Data Dynamics in Semantic Systems (Part I)

When people design semantic systems, then a typical architecture looks something like this:

  • An RDF tuple (or Topic Maps) store for the odd and irregular data, and
  • some relational DB, either imported into the semantic store, or wrapped, or linked via a message bus (MQ, events, ...).
  • Some more or less sophisticated integration, and
  • the user interface on top of it.

Now this is all well and good for your middle-of-the-road semantic portal, but the class of applications I have in mind have one thing in common:

Data dynamics, with temporal and geospatial aspects. And that with physical units.

Formula 3 Middleware

As part of a larger project (SANY, Sensors Anywhere) the folks in Seibersdorf (AIT, Austrian Institute of Technology) and I have worked on a middleware which should take away some of the pain developers of typical geosemantic applications have:

Dealing with (semantic) time series. Lots of them. And for all the computations involved to produce new time series from existing ones.

Time Series Processing

In our interpretation, a time series is simply series of values, each sitting in its own time slot with a time stamp. Along with the value you can also store any meta data.

One meta datum is a key/value pair, so you can later interpret it later as RDF property, or TM occurrence. Or just leave it meta data if you do not need a semantic network at all.

Once you have one or more such time sequences you can inject them into a processor (cleverly called a time series processor, TSP). That TSP is controlled by a script written in the language F3 in the same way as an XSLT processor by an XSLT style sheet.

On the outgoing side such a TSP will produce one or more time series.

An Example

As an example, let us assume we had a time series with temperatures (first here without any unit):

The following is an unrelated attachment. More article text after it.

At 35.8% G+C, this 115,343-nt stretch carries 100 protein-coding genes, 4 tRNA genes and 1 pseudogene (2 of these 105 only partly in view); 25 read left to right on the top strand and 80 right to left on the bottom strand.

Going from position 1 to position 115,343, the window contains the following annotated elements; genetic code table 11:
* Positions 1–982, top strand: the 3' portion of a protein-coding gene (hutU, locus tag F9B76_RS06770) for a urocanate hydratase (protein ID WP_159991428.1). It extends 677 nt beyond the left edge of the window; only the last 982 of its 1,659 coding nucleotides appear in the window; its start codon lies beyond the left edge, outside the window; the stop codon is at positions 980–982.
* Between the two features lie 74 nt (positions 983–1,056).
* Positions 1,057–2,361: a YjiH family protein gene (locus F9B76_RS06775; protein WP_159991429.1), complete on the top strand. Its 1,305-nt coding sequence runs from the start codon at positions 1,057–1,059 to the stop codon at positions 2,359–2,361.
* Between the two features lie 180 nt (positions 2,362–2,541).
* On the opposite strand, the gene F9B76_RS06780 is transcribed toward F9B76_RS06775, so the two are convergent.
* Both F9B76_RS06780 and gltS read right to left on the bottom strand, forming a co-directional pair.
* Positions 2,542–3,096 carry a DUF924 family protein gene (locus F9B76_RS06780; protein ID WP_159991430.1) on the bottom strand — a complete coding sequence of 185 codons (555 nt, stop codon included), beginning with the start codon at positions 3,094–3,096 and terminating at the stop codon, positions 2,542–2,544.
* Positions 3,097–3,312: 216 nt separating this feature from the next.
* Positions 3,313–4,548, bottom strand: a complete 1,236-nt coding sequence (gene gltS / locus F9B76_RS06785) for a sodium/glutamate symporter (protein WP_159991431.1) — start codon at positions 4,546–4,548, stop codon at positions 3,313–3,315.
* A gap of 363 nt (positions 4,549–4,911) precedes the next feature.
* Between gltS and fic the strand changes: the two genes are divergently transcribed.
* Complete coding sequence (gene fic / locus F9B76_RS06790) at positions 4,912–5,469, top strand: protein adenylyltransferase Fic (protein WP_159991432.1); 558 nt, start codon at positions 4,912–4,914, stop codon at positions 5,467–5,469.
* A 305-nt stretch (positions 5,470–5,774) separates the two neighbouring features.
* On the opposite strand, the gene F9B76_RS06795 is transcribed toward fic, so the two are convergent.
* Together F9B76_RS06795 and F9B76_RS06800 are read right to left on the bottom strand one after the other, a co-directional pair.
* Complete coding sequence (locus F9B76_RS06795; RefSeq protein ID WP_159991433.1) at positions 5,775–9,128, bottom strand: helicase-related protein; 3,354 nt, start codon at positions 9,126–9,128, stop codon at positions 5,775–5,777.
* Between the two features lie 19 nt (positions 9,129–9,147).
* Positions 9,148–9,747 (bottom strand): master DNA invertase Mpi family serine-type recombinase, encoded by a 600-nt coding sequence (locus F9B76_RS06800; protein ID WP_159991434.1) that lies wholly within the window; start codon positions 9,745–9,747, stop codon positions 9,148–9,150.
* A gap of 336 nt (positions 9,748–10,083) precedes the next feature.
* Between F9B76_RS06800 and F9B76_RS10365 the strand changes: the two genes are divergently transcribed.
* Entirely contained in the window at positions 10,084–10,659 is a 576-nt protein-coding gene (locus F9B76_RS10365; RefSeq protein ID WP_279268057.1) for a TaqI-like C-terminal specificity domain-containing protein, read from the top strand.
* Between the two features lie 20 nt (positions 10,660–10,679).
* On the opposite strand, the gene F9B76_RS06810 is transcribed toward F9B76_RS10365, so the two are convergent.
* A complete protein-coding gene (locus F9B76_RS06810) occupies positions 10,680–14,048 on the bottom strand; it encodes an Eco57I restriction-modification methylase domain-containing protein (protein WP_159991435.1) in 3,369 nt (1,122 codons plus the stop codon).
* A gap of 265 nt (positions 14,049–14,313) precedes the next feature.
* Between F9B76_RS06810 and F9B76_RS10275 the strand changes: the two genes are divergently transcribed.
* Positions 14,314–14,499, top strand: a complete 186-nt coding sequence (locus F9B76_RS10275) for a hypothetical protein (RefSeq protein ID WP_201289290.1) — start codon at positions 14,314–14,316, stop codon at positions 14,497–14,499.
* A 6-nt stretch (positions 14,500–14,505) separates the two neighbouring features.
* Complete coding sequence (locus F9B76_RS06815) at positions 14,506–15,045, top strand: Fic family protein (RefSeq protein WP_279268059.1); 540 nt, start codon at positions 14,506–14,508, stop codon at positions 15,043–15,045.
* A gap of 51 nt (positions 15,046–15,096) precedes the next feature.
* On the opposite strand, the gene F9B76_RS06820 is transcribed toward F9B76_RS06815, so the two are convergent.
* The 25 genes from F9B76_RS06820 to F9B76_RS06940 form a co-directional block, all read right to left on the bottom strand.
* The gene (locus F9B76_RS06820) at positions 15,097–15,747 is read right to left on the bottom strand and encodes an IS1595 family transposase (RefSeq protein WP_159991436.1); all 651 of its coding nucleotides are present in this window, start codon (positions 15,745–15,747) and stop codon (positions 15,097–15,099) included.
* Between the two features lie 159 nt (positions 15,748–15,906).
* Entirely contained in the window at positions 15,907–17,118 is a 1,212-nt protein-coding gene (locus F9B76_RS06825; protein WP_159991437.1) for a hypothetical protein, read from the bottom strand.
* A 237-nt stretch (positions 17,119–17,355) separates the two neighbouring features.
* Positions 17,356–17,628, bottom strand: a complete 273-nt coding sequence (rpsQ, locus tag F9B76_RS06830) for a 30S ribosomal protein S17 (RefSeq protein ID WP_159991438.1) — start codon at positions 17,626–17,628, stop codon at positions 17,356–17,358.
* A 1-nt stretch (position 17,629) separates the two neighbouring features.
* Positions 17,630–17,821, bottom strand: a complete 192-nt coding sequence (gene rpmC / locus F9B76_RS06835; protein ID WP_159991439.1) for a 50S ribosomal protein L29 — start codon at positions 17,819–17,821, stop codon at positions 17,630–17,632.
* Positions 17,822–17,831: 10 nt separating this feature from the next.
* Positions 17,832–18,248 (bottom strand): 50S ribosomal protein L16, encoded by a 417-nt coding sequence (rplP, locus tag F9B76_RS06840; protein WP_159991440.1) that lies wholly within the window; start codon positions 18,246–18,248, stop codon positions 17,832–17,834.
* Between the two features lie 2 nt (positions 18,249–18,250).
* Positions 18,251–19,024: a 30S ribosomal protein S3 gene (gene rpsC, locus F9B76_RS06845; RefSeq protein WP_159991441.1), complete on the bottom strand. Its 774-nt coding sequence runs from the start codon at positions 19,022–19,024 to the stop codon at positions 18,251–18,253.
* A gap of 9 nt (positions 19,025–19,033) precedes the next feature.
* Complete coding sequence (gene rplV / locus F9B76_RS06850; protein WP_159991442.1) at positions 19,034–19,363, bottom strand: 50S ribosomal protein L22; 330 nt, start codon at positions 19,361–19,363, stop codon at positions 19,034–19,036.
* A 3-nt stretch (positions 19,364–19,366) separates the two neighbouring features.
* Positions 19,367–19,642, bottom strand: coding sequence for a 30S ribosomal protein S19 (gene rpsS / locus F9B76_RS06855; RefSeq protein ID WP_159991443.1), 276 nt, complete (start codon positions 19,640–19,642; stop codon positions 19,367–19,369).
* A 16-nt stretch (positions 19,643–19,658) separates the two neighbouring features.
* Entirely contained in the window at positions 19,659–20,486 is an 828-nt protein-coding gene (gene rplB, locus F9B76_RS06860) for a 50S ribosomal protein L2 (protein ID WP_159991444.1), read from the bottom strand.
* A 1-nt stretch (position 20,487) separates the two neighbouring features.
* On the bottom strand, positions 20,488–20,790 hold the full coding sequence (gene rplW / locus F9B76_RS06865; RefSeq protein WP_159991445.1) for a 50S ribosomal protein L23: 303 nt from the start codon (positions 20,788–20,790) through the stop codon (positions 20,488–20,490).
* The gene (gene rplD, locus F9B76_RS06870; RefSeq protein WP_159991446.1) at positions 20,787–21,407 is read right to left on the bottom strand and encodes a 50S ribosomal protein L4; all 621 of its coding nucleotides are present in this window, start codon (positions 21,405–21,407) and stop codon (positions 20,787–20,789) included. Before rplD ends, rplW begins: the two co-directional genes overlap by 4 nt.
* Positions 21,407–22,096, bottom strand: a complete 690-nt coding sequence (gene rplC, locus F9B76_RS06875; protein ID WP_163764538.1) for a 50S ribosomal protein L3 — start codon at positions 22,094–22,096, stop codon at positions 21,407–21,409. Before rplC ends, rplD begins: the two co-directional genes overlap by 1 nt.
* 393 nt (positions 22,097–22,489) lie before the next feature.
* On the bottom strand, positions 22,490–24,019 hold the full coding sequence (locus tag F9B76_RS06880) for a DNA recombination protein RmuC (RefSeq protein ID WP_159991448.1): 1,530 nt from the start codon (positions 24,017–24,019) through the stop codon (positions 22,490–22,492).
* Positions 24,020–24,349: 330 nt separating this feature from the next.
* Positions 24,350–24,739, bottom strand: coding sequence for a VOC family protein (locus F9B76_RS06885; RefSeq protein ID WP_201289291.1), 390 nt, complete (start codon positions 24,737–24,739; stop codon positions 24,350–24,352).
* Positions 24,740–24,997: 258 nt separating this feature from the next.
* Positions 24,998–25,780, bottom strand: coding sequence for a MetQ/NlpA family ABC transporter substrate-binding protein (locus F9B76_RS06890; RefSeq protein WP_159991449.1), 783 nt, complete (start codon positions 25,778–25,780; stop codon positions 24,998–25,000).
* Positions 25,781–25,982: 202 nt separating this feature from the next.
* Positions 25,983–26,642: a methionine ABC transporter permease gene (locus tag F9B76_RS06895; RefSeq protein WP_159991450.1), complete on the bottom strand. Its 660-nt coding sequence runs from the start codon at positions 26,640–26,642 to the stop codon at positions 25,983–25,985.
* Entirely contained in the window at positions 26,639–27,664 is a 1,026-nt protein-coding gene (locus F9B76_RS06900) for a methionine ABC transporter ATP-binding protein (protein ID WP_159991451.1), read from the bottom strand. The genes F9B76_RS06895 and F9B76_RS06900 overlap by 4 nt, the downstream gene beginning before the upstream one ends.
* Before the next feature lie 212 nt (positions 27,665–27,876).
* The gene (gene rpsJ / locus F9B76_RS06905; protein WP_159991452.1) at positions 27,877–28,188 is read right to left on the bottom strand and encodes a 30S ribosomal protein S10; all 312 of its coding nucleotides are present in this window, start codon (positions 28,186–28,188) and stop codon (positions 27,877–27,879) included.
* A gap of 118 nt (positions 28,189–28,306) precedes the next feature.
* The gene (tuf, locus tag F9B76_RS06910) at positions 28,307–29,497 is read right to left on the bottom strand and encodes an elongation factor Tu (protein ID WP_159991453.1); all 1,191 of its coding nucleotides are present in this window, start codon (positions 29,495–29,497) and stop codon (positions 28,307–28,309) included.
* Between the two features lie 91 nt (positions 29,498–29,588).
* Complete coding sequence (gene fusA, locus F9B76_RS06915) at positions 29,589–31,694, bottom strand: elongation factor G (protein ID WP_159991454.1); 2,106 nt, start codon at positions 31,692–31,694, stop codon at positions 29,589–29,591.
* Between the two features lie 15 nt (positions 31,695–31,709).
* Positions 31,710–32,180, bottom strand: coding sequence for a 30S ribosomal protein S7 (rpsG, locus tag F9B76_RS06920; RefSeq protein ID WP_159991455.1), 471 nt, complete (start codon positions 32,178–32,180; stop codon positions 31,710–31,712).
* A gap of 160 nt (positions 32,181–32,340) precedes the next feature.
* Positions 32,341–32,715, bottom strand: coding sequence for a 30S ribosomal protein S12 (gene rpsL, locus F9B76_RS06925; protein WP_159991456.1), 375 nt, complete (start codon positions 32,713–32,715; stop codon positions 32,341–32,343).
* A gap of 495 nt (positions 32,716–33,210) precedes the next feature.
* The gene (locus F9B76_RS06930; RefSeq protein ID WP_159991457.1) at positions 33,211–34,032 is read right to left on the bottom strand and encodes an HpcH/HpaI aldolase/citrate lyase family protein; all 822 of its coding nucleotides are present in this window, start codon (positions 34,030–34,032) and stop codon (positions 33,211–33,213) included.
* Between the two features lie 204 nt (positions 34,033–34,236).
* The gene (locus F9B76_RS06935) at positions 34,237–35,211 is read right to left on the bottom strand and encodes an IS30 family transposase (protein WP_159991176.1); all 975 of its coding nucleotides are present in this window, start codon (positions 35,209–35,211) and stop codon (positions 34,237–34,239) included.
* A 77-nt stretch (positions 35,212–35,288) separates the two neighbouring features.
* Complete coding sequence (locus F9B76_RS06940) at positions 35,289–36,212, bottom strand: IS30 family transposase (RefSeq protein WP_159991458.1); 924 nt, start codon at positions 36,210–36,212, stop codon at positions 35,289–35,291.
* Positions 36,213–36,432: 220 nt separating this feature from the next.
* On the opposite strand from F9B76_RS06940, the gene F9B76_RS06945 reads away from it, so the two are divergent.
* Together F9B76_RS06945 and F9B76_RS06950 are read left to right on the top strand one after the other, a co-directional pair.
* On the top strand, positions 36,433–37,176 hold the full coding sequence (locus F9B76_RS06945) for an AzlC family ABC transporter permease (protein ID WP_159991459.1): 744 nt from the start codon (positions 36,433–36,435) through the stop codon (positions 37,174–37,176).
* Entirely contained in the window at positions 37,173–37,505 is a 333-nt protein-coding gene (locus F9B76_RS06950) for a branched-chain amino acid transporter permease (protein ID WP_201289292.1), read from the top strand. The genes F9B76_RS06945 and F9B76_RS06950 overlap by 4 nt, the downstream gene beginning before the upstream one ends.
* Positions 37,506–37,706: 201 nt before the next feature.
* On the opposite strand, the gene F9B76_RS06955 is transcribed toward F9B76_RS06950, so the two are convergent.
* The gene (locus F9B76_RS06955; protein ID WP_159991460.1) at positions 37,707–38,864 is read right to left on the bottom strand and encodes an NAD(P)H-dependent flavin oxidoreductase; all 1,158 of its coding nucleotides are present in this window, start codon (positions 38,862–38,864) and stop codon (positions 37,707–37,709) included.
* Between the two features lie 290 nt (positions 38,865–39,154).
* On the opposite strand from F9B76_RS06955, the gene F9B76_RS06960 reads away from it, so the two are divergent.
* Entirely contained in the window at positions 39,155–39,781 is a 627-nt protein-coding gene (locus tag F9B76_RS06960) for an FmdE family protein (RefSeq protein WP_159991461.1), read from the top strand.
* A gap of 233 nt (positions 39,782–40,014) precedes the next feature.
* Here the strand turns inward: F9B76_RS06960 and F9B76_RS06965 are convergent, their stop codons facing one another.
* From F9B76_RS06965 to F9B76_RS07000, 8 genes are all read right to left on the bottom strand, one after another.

13:30    25
14:40    26
15:50    25
16:30    24

If we wanted to filter out those values which are above 25, then the following Formula 3 expression could do just that:

<    [n] if [n] > 25    >

The [n] symbolizes one value in the time series. The brackets <> imply that the whole time sequence is iterated through, i.e. each individual time slot is visited.

Inside the <> is a typical if-then-else-otherwise construct. The only variation from the Pascal/C/Fortran/Java syntax is that the condition is following the value. Mathematicians prefer this notation, but we know them to be weird people.

In effect, the processor will iterate over the sequence, following maybe, but not necessarily the natural order. For each time slot the value will be compared with 25. If it is bigger, then the value will be echoed onto the outgoing side. If not, it will be silently ignored.

Not only the value will be echoed: Also the timestamp will be carried over, and so will in this simple case any meta data attached to the time slot.

A Variation

Data cannot be trusted, and this is particularily true for measurement data. One safeguard against faulty values is to estimate them if they look suspicious enough.

Let us have a look at the following TSP:

<      ([n-1] + [n+1] ) / 2   if [n] > 100
    or [n]                    otherwise      >

Again it is using a condition to test a value against. If the value exceeds that limit, a new value will simply be estimated from the previous and the next value in the sequence, symbolized by [n-1] and [n+1], respectively.

If the value is within the bounds, it will be copied over to the outgoing sequence.

And The Semantics?

While much can (and will :) be said about the mechanics of the language, in the next installment I will show you how meta data can be properly attached to values and how F3 can help you to consistently propagate semantic information forward.

Because this is my general agenda: To have something which helps me to cope with quantitative and with qualitative data in one go.

And behind that is an even bigger agenda. But one thing after the other.

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